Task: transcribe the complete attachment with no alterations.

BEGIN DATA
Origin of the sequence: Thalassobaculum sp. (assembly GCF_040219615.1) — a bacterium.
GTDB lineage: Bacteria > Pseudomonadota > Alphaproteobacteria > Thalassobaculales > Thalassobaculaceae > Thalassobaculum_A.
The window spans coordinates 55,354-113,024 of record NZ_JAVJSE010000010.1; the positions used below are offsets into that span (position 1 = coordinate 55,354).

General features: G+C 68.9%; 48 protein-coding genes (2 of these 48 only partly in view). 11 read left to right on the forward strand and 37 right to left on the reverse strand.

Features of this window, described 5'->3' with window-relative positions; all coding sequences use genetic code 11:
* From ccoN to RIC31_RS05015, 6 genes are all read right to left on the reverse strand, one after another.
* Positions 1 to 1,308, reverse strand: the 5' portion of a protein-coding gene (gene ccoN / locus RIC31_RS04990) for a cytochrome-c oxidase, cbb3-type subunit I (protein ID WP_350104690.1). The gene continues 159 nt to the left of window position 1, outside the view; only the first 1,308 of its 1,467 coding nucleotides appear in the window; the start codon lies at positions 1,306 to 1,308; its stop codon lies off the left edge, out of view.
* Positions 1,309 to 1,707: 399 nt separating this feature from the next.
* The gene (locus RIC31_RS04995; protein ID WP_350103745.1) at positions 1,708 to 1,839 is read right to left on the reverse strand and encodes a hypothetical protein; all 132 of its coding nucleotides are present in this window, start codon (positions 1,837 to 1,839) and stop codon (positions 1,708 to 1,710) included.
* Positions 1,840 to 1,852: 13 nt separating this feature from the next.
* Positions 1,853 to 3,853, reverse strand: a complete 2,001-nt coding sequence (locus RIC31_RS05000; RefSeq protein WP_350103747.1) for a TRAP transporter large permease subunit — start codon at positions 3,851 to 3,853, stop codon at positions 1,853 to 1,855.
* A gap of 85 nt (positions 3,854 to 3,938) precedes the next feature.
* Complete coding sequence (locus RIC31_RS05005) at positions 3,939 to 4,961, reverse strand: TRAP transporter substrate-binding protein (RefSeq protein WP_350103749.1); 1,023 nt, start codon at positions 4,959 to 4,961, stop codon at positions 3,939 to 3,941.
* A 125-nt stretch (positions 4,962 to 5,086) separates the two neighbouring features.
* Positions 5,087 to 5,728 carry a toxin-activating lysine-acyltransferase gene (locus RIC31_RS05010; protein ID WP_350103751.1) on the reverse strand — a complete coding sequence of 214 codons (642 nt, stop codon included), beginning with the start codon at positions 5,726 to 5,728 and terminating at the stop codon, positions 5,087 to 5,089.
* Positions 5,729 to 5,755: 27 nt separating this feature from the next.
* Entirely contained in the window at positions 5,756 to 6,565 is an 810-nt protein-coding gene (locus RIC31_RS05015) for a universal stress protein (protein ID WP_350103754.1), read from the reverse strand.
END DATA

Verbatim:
Origin of the sequence: Thalassobaculum sp. (assembly GCF_040219615.1) — a bacterium.
GTDB lineage: Bacteria > Pseudomonadota > Alphaproteobacteria > Thalassobaculales > Thalassobaculaceae > Thalassobaculum_A.
The window spans coordinates 55,354-113,024 of record NZ_JAVJSE010000010.1; the positions used below are offsets into that span (position 1 = coordinate 55,354).

General features: G+C 68.9%; 48 protein-coding genes (2 of these 48 only partly in view). 11 read left to right on the forward strand and 37 right to left on the reverse strand.

Features of this window, described 5'->3' with window-relative positions; all coding sequences use genetic code 11:
* From ccoN to RIC31_RS05015, 6 genes are all read right to left on the reverse strand, one after another.
* Positions 1 to 1,308, reverse strand: the 5' portion of a protein-coding gene (gene ccoN / locus RIC31_RS04990) for a cytochrome-c oxidase, cbb3-type subunit I (protein ID WP_350104690.1). The gene continues 159 nt to the left of window position 1, outside the view; only the first 1,308 of its 1,467 coding nucleotides appear in the window; the start codon lies at positions 1,306 to 1,308; its stop codon lies off the left edge, out of view.
* Positions 1,309 to 1,707: 399 nt separating this feature from the next.
* The gene (locus RIC31_RS04995; protein ID WP_350103745.1) at positions 1,708 to 1,839 is read right to left on the reverse strand and encodes a hypothetical protein; all 132 of its coding nucleotides are present in this window, start codon (positions 1,837 to 1,839) and stop codon (positions 1,708 to 1,710) included.
* Positions 1,840 to 1,852: 13 nt separating this feature from the next.
* Positions 1,853 to 3,853, reverse strand: a complete 2,001-nt coding sequence (locus RIC31_RS05000; RefSeq protein WP_350103747.1) for a TRAP transporter large permease subunit — start codon at positions 3,851 to 3,853, stop codon at positions 1,853 to 1,855.
* A gap of 85 nt (positions 3,854 to 3,938) precedes the next feature.
* Complete coding sequence (locus RIC31_RS05005) at positions 3,939 to 4,961, reverse strand: TRAP transporter substrate-binding protein (RefSeq protein WP_350103749.1); 1,023 nt, start codon at positions 4,959 to 4,961, stop codon at positions 3,939 to 3,941.
* A 125-nt stretch (positions 4,962 to 5,086) separates the two neighbouring features.
* Positions 5,087 to 5,728 carry a toxin-activating lysine-acyltransferase gene (locus RIC31_RS05010; protein ID WP_350103751.1) on the reverse strand — a complete coding sequence of 214 codons (642 nt, stop codon included), beginning with the start codon at positions 5,726 to 5,728 and terminating at the stop codon, positions 5,087 to 5,089.
* Positions 5,729 to 5,755: 27 nt separating this feature from the next.
* Entirely contained in the window at positions 5,756 to 6,565 is an 810-nt protein-coding gene (locus RIC31_RS05015) for a universal stress protein (protein ID WP_350103754.1), read from the reverse strand.